Analysis: Looking at the Case against DISC


By David M. Greenwald

With the election coming up in just over two months, and ballots dropping in early October, about five weeks away, it is good to start an in-depth look at the issue of the Davis Innovation and Sustainability Campus (DISC).  The opposition has posted their website, replete with arguments against the project, and this piece will evaluate those arguments.

The debate will come at an interesting time.  On the one hand, traffic congestion is a centerpiece of their campaign, but traffic is down.  On the other hand, lack of commercial space is the centerpiece to the Yes on DISC campaign, and the economic slow down has led to greater vacancies—in particular in the downtown, and, some will argue, has changed the way offices function, perhaps on a long-term basis.

The website leads with the quote from Davis Planning Commissioner Emily Shandy and her comment from February: “You want this to be the most sustainable, innovative tech campus in the United States. But you have come to us with a car-dominated, auto-centric proposal on the edge of town, far from the capitol corridor station, not linked to good transit, with huge parking lots and parking structures…”

But, of course, she also voted to move DISC forward to the council in June.

“We’ve been debating this project for a while—it’s come before us multiple times,” she said.  “At this point if this is the project that they want to take before the voters and try their luck at the ballot, we should empower them to do that.”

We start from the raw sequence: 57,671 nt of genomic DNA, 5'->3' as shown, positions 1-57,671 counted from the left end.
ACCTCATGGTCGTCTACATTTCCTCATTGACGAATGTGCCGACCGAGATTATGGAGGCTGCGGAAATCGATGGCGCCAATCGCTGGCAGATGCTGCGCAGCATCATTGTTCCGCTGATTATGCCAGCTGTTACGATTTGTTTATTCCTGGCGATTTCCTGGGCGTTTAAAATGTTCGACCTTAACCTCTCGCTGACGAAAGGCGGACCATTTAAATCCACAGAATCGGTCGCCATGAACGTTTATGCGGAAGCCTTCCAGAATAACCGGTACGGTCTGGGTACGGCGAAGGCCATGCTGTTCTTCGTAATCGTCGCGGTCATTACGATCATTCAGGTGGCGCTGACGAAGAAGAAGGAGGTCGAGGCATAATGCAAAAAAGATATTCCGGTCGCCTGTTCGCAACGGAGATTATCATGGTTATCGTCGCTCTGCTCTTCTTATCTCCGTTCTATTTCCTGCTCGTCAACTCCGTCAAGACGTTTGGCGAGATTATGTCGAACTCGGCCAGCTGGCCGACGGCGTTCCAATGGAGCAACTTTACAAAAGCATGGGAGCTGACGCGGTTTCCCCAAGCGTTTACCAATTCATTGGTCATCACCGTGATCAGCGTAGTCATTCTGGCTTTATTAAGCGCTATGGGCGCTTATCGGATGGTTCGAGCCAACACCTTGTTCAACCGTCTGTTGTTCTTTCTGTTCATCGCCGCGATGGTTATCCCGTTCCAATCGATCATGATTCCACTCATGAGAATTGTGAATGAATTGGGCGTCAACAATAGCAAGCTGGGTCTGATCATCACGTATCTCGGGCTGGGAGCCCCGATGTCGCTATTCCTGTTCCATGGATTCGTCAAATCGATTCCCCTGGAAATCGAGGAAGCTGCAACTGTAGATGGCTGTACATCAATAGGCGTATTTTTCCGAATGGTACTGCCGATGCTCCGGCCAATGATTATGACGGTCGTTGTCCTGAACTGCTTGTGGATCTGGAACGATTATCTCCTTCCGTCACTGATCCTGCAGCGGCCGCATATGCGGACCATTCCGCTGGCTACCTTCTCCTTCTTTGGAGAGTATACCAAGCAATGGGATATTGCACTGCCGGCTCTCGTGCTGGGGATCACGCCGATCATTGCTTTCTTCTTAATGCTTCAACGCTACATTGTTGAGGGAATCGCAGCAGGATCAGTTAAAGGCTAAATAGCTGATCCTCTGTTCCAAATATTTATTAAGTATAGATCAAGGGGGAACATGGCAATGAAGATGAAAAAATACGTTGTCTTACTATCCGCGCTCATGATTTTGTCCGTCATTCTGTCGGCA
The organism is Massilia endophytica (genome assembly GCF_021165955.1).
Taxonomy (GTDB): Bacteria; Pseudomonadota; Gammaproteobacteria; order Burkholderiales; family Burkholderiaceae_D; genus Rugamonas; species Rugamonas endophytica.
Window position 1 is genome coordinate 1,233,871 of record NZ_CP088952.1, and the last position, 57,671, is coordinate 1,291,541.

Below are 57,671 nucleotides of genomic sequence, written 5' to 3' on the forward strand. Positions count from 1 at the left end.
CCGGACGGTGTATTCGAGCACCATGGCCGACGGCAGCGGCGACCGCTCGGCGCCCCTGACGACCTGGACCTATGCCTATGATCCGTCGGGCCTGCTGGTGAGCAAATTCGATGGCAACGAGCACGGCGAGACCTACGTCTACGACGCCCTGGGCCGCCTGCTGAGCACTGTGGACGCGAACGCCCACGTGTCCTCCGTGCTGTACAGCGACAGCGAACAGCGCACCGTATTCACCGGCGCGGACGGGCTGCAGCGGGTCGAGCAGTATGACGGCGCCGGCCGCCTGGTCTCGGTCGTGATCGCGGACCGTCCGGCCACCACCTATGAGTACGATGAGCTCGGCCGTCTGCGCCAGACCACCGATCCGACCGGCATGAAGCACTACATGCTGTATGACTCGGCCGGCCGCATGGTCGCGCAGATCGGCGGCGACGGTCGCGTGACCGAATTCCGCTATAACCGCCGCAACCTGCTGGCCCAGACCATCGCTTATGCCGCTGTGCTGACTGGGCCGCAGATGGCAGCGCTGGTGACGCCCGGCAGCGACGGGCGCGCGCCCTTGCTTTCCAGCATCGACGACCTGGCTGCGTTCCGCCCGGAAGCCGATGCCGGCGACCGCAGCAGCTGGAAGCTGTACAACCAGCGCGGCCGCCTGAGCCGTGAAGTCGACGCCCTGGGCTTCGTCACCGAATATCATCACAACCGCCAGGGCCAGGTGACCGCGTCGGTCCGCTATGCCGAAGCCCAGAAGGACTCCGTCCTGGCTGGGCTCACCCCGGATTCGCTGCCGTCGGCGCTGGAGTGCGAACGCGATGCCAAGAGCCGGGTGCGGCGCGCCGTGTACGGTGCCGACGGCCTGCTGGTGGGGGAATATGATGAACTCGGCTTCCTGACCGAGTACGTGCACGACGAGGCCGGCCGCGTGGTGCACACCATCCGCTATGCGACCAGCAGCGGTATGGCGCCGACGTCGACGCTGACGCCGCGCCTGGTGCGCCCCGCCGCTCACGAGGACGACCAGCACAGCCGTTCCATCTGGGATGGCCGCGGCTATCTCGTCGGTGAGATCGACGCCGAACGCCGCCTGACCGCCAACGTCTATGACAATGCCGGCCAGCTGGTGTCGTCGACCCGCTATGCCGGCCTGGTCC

They point to five specific facts: 24,000 cars added to Mace, 313,000 square feet of existing commercial space in Davis projected to become vacant, eight percent increase in Davis carbon footprint, 5600 parking spaces, and seven acres of Davis taxpayer-funded open space land used by developers.

Of the issues raised here, the traffic one is probably the most real.  We know that Mace has during times of more normal travel been congested during peak hours, and we would expect the additional traffic generated by DISC to add to that.

How much and when is subject to some question.  There are mitigation measures, there is a Transportation Demand Management Plan, and there are plans to expand the capacity of I-80—which will probably coincide with the ramp up of traffic at DISC, should it be approved.

During his comments at the Planning Commission meeting, Greg Rowe noted, “I still have questions about the 24,000 trips per day,” but added “the thing is that’s 20 to 25 years from now.”  He said there’s time for the city and others “to figure that out.

“I still have a lot of reservations about the project,” he said.  But “Davis has one of the most highly educated populations in the country… and I think there is really a need for a dynamic innovation culture in Davis to match the needs and abilities of our populace.”  He noted, “I don’t think we can predict what’s going to be here in 20 or 25 years, but I don’t think we should be reluctant to change or to take a chance on getting there.”

Moving past the traffic issue, the claims get more spurious.

The opponents are citing 313,000 square feet of existing commercial space and arguing demand for business offices is plummeting.  DISC has a sizable offering of office space at their project, but they are also offering lab, manufacturing and flex space.

The opposition argues: “This inexorable and unstoppable trend will cause a glut in existing office space, causing office rents to plummet while simultaneously precipitously lowering commercial property valuations.”